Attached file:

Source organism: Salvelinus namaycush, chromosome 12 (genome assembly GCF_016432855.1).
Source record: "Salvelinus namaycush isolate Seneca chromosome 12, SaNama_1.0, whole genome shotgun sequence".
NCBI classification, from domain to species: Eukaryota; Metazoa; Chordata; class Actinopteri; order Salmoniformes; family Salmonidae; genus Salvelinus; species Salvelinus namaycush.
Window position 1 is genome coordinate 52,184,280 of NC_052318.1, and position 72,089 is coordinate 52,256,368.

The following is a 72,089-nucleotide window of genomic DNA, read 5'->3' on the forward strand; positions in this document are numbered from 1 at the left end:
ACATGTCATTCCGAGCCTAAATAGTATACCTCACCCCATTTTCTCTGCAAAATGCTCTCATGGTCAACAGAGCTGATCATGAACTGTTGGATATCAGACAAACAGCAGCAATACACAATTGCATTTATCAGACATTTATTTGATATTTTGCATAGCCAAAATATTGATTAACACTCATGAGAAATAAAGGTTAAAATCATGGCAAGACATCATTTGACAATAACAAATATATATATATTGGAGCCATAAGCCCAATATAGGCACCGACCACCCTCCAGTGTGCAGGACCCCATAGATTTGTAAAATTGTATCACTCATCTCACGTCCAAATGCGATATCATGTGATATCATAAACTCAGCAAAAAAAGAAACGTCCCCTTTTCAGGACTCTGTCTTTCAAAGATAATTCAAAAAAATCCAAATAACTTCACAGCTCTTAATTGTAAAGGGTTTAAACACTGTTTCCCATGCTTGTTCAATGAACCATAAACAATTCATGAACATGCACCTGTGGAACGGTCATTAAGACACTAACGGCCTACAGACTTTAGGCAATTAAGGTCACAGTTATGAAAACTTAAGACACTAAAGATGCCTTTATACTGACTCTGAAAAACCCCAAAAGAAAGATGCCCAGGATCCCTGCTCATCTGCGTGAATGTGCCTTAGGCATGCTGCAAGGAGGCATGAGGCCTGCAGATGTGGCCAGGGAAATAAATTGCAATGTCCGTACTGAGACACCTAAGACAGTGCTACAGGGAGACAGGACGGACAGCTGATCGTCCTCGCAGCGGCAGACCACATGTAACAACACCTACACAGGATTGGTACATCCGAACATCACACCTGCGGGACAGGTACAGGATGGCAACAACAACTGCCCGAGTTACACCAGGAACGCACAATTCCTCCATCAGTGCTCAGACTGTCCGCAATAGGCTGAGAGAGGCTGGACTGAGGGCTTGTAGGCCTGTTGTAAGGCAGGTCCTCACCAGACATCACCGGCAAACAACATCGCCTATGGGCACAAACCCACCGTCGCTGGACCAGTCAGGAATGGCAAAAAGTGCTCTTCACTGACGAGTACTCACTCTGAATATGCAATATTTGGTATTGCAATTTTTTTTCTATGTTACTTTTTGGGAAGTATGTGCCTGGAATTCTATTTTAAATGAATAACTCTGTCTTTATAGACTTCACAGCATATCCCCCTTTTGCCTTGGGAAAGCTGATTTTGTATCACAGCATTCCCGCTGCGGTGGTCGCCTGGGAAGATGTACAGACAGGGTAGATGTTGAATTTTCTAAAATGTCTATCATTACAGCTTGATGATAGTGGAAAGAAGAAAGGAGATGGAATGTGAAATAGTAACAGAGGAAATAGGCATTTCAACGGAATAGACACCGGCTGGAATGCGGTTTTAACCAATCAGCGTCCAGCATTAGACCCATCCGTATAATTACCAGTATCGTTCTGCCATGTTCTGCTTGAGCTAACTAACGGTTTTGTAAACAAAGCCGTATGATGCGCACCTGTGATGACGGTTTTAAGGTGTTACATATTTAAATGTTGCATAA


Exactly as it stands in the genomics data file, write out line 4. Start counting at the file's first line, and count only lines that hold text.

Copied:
Window position 1 is genome coordinate 52,184,280 of NC_052318.1, and position 72,089 is coordinate 52,256,368.